Then, the question for us becomes, what should we do with this time? How can we make this time a good one?

My answer is that we should take on society’s challenges—roll up our sleeves, face up to problems, and try to solve these problems. Identifying problems is not especially hard, and yelling about problems in real life or on social media is not that hard either. But solving problems—or at least making them smaller—is hard work and noble work. And solving public problems, like the ones I just listed, is why the Kennedy School exists and what you are ready to do. 

The challenges of our time require collective actions by our communities, our countries, and our world, and they require collective actions that are principled and effective. These challenges are calling for our attention, and we need to answer those calls. If we and other people of goodwill turn away from problems because they seem too daunting, the world will not get better. But if we roll up our sleeves and do the hard work of problem-solving, we can make the world better. 

Each of you in the Class of 2022 has an important role to play. You will need to use all you brought when you came to the Kennedy School and all you have gained during your time here. Each of you has a fundamental commitment to serving others, and that is the right starting point. Each of you has impressive energy and talents, and that is important also.

Yet, commitment and talents are not enough. In my many years working in the U.S. government, I watched up close as public leaders with will and talent did not achieve their goals because they did not understand public problems well enough, did not evaluate evidence carefully, did not learn from history, and did not know how to get things done in organizations. That is why at the Kennedy School you have built your skills and knowledge to go along with your commitment and talents.

Even still, none of you is likely to accomplish great things on your own. Communities, countries, and the world are rarely moved by one person alone, but are moved instead by groups of people—sometimes very large groups. Public action unavoidably requires people to work together. Working together unavoidably requires compromise between contending visions and tactics. Compromise unavoidably brings both opportunity and risk—the opportunity to understand and learn from others’ perspectives, and the risk of forsaking one’s principles to make a deal. The larger the coalition one needs to accomplish a goal, the more widely varying will be the visions and tactics, the greater the compromise that will be needed, and the greater the opportunity and the risk.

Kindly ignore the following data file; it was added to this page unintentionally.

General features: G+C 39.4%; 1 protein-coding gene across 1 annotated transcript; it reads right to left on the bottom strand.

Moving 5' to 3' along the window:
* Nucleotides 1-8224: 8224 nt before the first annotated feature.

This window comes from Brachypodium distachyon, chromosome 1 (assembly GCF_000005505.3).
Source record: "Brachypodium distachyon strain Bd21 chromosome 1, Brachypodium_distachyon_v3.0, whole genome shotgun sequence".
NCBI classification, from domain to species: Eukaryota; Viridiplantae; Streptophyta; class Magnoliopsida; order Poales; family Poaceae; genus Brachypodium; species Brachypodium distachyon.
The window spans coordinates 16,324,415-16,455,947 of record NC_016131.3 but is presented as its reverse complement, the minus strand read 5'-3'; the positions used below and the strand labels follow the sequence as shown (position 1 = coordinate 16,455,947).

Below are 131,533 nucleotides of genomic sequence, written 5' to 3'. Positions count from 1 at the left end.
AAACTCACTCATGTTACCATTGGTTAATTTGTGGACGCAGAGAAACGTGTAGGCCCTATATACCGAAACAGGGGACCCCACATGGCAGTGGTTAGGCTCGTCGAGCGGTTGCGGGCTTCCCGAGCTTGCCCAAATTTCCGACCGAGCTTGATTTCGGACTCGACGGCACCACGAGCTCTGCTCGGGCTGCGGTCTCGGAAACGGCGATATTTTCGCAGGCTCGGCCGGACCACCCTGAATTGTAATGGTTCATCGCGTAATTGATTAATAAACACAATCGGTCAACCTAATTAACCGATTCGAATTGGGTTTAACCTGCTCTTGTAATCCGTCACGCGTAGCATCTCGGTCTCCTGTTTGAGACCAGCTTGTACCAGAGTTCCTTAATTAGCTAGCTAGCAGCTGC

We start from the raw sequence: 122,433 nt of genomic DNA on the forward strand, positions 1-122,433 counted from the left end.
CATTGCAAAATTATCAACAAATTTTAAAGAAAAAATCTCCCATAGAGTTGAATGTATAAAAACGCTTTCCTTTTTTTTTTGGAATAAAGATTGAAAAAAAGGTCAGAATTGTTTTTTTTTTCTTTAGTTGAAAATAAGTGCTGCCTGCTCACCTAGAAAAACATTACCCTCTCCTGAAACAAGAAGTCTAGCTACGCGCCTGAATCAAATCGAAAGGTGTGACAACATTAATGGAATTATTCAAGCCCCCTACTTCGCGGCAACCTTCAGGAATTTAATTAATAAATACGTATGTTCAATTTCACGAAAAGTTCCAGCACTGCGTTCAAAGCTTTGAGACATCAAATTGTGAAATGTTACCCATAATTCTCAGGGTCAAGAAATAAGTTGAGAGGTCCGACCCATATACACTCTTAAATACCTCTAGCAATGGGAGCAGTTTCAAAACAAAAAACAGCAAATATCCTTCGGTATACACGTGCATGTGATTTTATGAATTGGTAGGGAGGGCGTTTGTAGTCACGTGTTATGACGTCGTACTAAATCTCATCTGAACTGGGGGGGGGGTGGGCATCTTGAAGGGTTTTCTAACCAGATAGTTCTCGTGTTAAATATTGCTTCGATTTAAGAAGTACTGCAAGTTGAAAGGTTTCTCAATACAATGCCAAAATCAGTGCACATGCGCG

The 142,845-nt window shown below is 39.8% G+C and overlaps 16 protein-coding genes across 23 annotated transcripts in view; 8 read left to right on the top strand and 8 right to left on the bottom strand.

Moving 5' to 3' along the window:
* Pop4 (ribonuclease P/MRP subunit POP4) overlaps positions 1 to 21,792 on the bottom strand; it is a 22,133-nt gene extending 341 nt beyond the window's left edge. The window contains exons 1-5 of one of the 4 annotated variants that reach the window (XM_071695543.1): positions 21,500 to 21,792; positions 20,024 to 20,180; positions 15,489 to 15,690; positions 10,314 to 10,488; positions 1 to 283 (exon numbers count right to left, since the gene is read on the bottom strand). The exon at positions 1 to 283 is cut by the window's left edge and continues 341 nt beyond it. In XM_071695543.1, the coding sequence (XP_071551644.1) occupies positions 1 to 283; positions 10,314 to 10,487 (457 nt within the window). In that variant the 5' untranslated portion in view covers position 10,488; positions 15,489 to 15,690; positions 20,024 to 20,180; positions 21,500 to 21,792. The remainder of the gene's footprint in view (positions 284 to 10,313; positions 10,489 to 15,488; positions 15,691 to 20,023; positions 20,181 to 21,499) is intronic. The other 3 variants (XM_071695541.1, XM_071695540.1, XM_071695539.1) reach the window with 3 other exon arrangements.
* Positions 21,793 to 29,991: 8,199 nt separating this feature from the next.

Unfortunately, I cannot offer you a simple guide for handling such situations. I believe that standing up for one’s principles is crucially important, but in my long experience in government, I saw many leaders lose effectiveness by being unwilling to seek some common ground with people with whom they disagreed. And I worry that the current political environment in this country and many others values the signaling of virtue through absolutism, and I encourage you to focus on results more than appearances.

With your commitment to serving others, your energy and talents, your skills and knowledge, and your willingness to collaborate in appropriate ways, you can help to solve public problems. You can make an important positive difference in people’s lives. You can help to bring peace in place of war, to increase prosperity in place of want, to expand freedom in place of repression, to bring fairness in place of injustice, to create democratic accountability in place of authoritarian rule, to enhance sustainability in place of degradation, to increase love in place of hate.

Don’t run away from the challenges of our time; run toward them. Make a difference. If you do that, you can make this time a very good one, as Ralph Waldo Emerson encouraged.

I recently came across a modern-day echo of Emerson’s words. Six years ago, the Kennedy School’s graduation speaker was Madeleine Albright, the former U.S. secretary of state who passed away this March. In a column published posthumously in The Washington Post, Albright wrote: “To me, resilience of spirit (far more than brilliance of intellect) is the essential ingredient of a full life. … There is no shortage of worthwhile work to be done and ... no surplus of seasons in which to achieve our goals. … So let us buckle our boots, grab a cane if we need one, and march.”

That is what President Maia Sandu, a compelling Kennedy School alumna who spoke to us yesterday, is doing in Moldova. It is what Kennedy School alumni are doing around the world. Members of the Harvard Kennedy School Class of 2022, you are now our alumni. As you buckle your boots and march, all of us here at the Kennedy School will be rooting for you. We are proud of you. We will be eager to hear about your adventures and to see you at Reunion. Good luck out there!